In a recent leader and briefing, The Economist has reiterated its support for worldwide drug legalization. They argue that, while legalization will certainly bring problems of its own, it is better than another century of failed attempts at prohibition. All told, the case is a very strong one. Legalization could bring with it government control: tax revenues, funds to treat addicts, quality control of products, and public information. Legalization would bring the problem into the open, as well as allow the billions of dollars spent on anti-drug policing and prisons to be put to better uses. In their leader, the magazine makes the surprising suggestion that the participation of legitimate drug companies in the development and improvement of recreational drugs could make them safer.
Legalization could also undercut organized crime, the body that probably benefits most from the current arrangement. That, in turn, would cut down on the crime associated with an illegal trade. Legalization would also suspend the situation in which governments criminalize large segments of their own population. The point is made that Barack Obama could easily have ended up in prison for his youthful experiments with cocaine. Certainly, prison sentences for drug use have the capacity to ruin what would otherwise be excellent lives by stigmatizing those who receive them and exposing them to one of the most intolerable social environments that exist within secure states.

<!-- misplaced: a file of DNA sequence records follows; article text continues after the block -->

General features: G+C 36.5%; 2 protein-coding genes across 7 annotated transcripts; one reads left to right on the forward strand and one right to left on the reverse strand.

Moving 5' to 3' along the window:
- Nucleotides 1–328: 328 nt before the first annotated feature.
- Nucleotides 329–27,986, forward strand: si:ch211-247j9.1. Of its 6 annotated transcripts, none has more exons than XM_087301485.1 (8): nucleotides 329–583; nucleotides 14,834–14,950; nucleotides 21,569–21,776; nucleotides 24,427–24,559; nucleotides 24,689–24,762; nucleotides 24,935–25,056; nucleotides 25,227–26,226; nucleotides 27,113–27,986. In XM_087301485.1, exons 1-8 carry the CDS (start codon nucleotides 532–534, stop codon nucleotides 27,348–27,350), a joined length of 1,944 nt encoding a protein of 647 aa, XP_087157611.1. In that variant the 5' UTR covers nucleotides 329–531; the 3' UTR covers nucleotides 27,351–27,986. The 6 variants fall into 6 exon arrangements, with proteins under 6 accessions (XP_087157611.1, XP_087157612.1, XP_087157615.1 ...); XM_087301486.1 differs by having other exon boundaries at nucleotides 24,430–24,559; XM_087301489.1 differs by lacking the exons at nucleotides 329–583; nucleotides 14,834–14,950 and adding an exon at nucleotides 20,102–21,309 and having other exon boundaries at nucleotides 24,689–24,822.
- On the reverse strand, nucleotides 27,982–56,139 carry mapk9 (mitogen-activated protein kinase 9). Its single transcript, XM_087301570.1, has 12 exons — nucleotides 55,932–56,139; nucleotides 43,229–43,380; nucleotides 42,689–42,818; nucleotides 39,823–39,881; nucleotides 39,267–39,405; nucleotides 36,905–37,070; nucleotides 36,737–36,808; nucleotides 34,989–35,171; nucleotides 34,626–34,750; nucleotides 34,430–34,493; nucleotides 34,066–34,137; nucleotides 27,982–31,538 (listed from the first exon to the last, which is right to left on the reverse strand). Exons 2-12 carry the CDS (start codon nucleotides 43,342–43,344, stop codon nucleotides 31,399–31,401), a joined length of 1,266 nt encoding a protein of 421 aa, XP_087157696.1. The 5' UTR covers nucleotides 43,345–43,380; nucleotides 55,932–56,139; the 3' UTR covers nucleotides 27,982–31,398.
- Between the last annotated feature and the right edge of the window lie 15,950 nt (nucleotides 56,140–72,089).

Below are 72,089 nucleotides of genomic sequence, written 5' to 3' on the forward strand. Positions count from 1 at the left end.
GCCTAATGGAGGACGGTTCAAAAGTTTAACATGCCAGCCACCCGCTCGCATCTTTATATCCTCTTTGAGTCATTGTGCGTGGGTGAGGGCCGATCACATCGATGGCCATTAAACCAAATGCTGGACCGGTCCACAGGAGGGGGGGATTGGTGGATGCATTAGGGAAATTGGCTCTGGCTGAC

An interesting rebuttal is offered to the idea that looser drug laws turn more people into drug users and addicts. Comparisons of otherwise similar states (harsh Sweden and laxer Norway, for instance) suggest that laws have little impact on the level of drug-taking in society. Under a legal regime, there would also be an opportunity to dispel misinformation about drugs. Certainly, the arguments that politicians have sometimes made about the ‘extreme’ danger of marijuana undermine their credibility when talking about substances that are genuinely far more dangerous.
In short, drug legalization does seem to offer the prospect of weakening the connections between many different harmful phenomenon: from the way in which poppy eradication is undermining peacemaking efforts in Afghanistan to the way in which the poor are more likely to go to jail for drug offences than their richer fellow citizens. While it would be asking too much for governments to take the plunge and legalize everything instantly, it may not be too much to hope for gradual progress in that direction, with a growing emphasis on harm prevention and a more evidence-based approach to policing, lawmaking, and judicial decisions.